by Malaika Jabali
The BET Hip Hop Awards has long been an event that represents an institution that Black people, the Boondocks, and a fictional Martin Luther King love to hate—or just hate-hate.
But recently, it gave us this moment...
This performance was a throwback to a golden era in popular music, when black female musicians, were indeed celebrated in all their fullness. To prove it to you, I am bringing you a list of 35 hitmakers and music icons from the 90s, many of whom you probably forgot were as great as they were. These women span a plethora of genres. Some artists’ names are likely very familiar, while others may be virtually unrecognizable. Regardless, these women -- hip-hop, R&B, soul, pop, and a few one-hit wonders -- made bona fide hits.
This is a reminder of how talented and diversified Black women music artists can be.
The list is limited to Black women who had a popular hit song between 1990 and 1999. To qualify, the song must have been charted on a major Billboard music chart during this time. No exceptions, which is why you may not see some of your favorites. I have also broken the artists up by the genre they performed in.
Dionne Farris- “I Know.” One of the few black alternative rock ladies of the era, Dionne Farris found a major hit in “I Know.” A bit of a departure from, “Hopeless,” her soul hit featured in Love Jones, “I Know” spent 10 straight weeks as the number one song on Top 40 radio. (Wikipedia). Along with Monstsho Eshe of the group Arrested Development, Farris also lent vocals to the group’s top 10 hits “Tennessee” and “People Everyday.”
Des’ree- “You Gotta Be.” While “Kissing You” was another popular song of Desiree’s and featured on the R + J soundtrack, “You Gotta Be” became a mainstream hit, reaching #5 in the BIllboard Hot 100.
Amel Larrieux of Groove Theory- “Tell Me.” Like other alternative R&B artists of the 90s, Groove Theory was worried its label wouldn't be able to sell this hybrid of soul and traditional R&B. That concern was easily overcome by the fact that “Tell Me,” with Amel’s leading vocals, reached #5 on the Hot 100.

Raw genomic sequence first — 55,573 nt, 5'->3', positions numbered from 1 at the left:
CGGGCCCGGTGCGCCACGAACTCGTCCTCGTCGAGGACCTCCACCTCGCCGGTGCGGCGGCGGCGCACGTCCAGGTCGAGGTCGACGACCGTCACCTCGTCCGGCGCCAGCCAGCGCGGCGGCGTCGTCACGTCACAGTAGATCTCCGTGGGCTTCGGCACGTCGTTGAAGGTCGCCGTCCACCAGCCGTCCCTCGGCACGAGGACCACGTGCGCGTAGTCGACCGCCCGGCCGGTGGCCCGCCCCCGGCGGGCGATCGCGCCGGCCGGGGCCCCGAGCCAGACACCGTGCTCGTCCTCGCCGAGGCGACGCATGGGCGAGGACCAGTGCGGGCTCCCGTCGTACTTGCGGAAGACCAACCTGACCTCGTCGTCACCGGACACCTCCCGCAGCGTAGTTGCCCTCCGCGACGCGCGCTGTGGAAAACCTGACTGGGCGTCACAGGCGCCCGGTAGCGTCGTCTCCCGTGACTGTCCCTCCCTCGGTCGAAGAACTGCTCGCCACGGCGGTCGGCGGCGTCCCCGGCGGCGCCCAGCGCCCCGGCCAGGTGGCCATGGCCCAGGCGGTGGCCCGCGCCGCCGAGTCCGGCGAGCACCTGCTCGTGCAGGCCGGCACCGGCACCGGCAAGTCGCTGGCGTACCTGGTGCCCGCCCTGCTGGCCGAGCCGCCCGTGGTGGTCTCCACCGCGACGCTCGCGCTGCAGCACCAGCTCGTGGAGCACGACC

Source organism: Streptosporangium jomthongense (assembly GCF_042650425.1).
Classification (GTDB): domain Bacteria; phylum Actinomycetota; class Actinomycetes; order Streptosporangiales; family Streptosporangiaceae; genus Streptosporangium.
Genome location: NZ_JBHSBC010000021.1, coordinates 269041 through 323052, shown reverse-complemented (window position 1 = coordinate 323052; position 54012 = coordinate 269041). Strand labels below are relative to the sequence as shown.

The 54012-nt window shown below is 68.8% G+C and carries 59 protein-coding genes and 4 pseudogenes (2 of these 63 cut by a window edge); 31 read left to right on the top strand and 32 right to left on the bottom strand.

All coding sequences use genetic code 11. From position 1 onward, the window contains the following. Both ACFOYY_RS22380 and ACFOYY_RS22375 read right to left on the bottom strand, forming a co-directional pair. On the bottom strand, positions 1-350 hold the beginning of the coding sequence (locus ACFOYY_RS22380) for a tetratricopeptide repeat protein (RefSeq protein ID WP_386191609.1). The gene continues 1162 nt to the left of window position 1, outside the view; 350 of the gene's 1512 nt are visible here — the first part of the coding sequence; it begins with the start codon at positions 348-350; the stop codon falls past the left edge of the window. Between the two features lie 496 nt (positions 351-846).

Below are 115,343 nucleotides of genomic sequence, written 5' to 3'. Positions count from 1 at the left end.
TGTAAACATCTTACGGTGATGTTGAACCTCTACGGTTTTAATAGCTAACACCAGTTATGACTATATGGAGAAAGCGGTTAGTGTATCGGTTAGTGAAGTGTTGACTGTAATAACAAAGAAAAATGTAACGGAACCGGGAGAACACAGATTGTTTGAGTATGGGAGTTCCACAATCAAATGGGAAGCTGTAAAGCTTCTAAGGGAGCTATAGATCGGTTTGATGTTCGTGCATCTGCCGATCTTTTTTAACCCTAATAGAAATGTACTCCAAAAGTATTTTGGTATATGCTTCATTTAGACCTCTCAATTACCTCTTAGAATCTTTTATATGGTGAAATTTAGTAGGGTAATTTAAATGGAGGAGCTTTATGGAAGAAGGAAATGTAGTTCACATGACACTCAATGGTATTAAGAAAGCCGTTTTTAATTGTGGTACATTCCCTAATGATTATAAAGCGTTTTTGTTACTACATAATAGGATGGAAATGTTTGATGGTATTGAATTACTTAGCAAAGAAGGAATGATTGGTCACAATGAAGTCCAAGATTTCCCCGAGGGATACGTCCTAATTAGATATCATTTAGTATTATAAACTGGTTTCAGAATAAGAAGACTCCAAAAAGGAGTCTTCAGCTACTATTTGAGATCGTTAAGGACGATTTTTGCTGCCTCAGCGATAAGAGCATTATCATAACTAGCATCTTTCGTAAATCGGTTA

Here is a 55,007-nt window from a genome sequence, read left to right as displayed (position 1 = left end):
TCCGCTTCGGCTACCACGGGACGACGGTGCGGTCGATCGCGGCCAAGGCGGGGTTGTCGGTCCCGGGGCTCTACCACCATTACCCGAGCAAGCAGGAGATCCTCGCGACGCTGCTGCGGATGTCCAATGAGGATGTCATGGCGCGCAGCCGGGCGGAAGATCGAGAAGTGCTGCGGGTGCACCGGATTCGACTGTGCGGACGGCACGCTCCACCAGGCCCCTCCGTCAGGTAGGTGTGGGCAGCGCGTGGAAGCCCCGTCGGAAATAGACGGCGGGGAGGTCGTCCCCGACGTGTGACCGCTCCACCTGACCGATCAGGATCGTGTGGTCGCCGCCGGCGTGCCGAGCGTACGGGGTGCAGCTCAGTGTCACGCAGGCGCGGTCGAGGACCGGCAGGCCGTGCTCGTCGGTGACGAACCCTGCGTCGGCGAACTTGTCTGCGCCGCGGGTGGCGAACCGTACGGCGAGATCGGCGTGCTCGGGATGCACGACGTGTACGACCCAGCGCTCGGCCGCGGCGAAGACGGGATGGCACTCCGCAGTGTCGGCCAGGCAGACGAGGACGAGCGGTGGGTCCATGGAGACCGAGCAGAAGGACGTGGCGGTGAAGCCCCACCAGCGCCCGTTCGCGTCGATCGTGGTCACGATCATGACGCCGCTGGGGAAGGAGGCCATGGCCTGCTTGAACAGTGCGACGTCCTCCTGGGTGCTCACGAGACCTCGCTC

Les Nubians- “Makeda.” Despite their single being entirely in French, Les Nubians’ successful single landed in the Top 50 of Billboard’s R&B/hip hop charts in 1998.
Contemporary/Adult R&B/aka Grown Folks Music
Oleta Adams- “Get Here.” While this was not an original-- it was a cover of a modestly successful song that debuted previously on R&B charts-- Adams took this song and wrangled it to a top 10 Billboard hit that would probably be the damn national anthem if we didn’t already have one.
Toni Braxton- “Unbreak My Heart.” Some may forget just how huge Toni was back in the 90s. While Toni had numerous successful singles, “Unbreak My Heart” was a phenomenon. It reached number one on the Billboard Hot 100 and spent 11 weeks at the top. It also reached number one on the Hot Dance Club Songs and Adult Contemporary component charts, and “[i]n Europe, the song reached the top five in more than ten countries while peaking at number one in Austria, Belgium (Wallonia), Sweden, and Switzerland.”
Chante Moore- “Chante’s Got a Man.” Barely squeezing into the 90s with this hit, Chante reached #10 on the Billboard Hot 100 in 1999, a peak higher than Jay-Z’s “Hard Knock Life (#15), Shania Twain’s country hit “Man! I Feel Like a Woman” (23) and Juvenile’s ‘99 to the 2000’ ratchet classic “Back that Azz Up” (15).
Pebbles- “Love Makes Things Happen.” Aside from being your favoritest ever, super generous TLC manager, Pebbles gave us this major chart topper (#13 on the Hot 100) with superproducer Babyface.
Vanessa Williams- “Save the Best for Last.” According to the handy Wikipedia, “‘Save the Best for Last’ was ranked fourth in the Billboard Top 100 hits of 1992, becoming the biggest success of Williams' music career. The song also went to #1 on the U.S. adult contemporary and R&B charts; it remained atop these charts for three weeks apiece.”
Thea Austin of Snap!- “Rhythm is a Dancer.” “Reached the top 5 on the US Billboard Hot 100 and number one on the US Hot Dance Music/Club Play Singles,” and spent 6 weeks at “the top in the UK where it was the second biggest selling single of 1992, surpassed only by Whitney Houston's version of "I Will Always Love You." (Wikipedia).